In our latest commentary from the ELN’s New European Voices on Existential Risk (NEVER) network, Shane Ward and Eva Siegmann, explore how the emergence of non-nuclear strategic threats (NNST) has undermined the normative taboo surrounding the use of nuclear weapons, and why new methods extending beyond deterrence are needed to ensure international stability.
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Changing perceptions of strategic risks in the Asia-Pacific – the Australian, Japanese, and South Korean perspectives
The European Leadership Network (ELN) with the Asia-Pacific Leadership Network (APLN) have worked together on three reports that analyse the changing nature of the strategic risks landscape in the Asia-Pacific. These reports look into how these changes affect the non-proliferation regime, and come from the Australian, Japanese and South Korean perspectives. Full report details within the article.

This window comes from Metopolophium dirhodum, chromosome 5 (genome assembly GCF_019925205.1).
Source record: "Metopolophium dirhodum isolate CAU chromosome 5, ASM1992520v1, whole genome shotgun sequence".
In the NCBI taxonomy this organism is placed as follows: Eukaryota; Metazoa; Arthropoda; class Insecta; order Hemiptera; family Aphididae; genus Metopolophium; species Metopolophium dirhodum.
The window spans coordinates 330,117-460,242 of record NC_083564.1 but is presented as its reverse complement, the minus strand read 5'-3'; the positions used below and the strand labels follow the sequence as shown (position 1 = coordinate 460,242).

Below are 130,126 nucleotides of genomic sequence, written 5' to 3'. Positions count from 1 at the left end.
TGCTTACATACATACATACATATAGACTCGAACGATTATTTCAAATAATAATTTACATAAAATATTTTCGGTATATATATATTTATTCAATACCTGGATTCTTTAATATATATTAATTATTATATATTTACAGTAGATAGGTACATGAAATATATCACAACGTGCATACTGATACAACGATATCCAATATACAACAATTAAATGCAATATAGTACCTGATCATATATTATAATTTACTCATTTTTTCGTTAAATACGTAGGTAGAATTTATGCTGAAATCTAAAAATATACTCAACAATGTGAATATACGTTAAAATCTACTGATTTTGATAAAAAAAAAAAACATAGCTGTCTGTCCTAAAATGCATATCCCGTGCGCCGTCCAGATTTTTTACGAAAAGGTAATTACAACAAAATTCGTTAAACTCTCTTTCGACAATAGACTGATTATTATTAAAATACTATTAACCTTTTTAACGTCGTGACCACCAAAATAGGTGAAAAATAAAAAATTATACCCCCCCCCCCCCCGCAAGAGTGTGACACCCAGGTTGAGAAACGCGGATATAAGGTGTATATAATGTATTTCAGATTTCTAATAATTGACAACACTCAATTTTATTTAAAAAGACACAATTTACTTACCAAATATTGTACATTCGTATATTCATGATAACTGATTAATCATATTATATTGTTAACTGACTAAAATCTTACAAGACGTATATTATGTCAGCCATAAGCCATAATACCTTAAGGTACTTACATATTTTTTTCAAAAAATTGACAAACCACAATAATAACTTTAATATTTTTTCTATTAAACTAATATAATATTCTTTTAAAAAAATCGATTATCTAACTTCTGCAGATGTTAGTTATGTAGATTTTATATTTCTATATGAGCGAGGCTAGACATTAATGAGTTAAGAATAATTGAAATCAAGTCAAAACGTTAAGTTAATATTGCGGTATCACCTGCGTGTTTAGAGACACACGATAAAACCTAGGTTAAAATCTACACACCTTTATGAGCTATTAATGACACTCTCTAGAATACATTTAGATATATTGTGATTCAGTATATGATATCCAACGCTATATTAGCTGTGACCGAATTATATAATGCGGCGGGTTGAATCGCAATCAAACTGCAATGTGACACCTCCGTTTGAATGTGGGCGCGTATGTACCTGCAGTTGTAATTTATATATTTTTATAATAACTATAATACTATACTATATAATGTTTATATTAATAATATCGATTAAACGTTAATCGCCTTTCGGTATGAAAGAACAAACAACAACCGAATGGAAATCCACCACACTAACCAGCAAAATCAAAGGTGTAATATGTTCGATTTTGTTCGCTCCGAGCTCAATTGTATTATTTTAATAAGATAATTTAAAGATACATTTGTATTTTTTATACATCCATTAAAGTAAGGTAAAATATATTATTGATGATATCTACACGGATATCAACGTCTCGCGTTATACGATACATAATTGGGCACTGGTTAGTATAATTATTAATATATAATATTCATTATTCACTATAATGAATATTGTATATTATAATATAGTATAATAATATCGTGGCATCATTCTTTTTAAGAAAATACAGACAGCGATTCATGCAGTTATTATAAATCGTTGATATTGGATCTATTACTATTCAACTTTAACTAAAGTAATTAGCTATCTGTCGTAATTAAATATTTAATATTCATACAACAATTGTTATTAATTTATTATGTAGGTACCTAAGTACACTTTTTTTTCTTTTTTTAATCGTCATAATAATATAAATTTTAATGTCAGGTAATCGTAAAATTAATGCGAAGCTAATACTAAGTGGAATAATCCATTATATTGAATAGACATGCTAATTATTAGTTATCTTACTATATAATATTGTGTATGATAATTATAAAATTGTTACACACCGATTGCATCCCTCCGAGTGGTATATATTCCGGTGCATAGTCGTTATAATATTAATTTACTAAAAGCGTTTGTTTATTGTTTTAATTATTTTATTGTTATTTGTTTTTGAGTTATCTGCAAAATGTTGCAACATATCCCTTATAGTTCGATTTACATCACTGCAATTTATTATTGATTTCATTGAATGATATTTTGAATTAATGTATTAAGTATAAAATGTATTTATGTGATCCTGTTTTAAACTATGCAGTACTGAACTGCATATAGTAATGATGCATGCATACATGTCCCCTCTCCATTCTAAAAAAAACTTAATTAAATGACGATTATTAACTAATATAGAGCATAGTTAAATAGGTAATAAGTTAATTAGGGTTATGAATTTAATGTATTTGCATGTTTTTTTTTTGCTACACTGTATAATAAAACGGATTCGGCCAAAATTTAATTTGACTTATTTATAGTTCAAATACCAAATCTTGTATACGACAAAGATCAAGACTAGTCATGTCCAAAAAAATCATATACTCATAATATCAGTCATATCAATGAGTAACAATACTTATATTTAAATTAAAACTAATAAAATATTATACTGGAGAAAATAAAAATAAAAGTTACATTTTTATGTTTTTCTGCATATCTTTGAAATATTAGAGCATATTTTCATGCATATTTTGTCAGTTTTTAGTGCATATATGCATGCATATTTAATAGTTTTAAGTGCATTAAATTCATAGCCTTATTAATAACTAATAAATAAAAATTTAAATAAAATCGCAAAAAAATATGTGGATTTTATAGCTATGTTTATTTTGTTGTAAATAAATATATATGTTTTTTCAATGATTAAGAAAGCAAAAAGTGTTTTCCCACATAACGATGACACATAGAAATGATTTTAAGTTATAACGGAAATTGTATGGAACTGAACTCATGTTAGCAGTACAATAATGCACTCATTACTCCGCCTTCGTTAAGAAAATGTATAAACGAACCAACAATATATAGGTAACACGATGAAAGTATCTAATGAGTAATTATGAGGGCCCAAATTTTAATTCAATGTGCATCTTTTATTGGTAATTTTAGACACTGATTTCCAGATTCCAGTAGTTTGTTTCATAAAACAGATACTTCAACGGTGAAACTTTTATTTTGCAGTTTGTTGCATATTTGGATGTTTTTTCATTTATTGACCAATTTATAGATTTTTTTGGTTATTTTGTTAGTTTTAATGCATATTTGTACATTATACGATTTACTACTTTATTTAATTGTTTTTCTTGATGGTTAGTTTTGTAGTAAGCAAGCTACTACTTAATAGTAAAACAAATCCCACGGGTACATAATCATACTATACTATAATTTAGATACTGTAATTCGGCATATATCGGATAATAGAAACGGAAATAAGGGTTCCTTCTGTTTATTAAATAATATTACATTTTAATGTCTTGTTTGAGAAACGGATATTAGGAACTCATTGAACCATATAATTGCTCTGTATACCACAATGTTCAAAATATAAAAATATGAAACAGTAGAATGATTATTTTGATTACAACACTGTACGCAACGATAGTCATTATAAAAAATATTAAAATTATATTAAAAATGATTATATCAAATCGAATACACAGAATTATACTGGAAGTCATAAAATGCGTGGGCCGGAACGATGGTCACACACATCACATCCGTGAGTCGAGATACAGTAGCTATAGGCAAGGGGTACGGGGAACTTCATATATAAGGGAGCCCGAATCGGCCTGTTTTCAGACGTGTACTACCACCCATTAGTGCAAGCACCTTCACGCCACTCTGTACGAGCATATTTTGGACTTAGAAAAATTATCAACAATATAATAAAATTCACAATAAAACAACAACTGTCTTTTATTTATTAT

In the past, concerns about a nuclear attack were mainly in regard to the leaders of rogue states acquiring nuclear weapons. The war in Ukraine has shifted this threat to the leader of a superpower waging a war with thousands of known nuclear weapons on hair-trigger alert. Tarja Cronberg explores the ways in which control over nuclear weapons can be taken out of the hands of world leaders, and how to mitigate the risk of a nuclear war triggered by the human error of powerful individuals.
Since late 2016 when ‘Global Britain’ was first mentioned, the UK has been defining its post-Brexit foreign policy framework, aims and ambitions. Nikita Gryazin argues that ‘the Churchill Factor’ plays an important role in Boris Johnson’s ‘Global Britain’ narrative.
Following the public release of previously classified Russia documents on nuclear deterrence, Dmitry Stefanovich explores the growing concerns over cyber threats and the potential opportunities for the P5.